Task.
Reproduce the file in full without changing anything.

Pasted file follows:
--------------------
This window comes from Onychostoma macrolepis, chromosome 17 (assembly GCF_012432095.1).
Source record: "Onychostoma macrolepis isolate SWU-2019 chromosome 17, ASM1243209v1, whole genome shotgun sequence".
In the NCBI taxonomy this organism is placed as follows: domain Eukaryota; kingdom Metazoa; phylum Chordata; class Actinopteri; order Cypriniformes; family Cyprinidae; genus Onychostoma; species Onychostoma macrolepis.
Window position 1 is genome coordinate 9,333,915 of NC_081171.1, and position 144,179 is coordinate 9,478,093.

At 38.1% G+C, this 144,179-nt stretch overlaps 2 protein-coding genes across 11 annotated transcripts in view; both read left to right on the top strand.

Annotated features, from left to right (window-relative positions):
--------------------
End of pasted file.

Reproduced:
This window comes from Onychostoma macrolepis, chromosome 17 (assembly GCF_012432095.1).
Source record: "Onychostoma macrolepis isolate SWU-2019 chromosome 17, ASM1243209v1, whole genome shotgun sequence".
In the NCBI taxonomy this organism is placed as follows: domain Eukaryota; kingdom Metazoa; phylum Chordata; class Actinopteri; order Cypriniformes; family Cyprinidae; genus Onychostoma; species Onychostoma macrolepis.
Window position 1 is genome coordinate 9,333,915 of NC_081171.1, and position 144,179 is coordinate 9,478,093.

At 38.1% G+C, this 144,179-nt stretch overlaps 2 protein-coding genes across 11 annotated transcripts in view; both read left to right on the top strand.

Annotated features, from left to right (window-relative positions):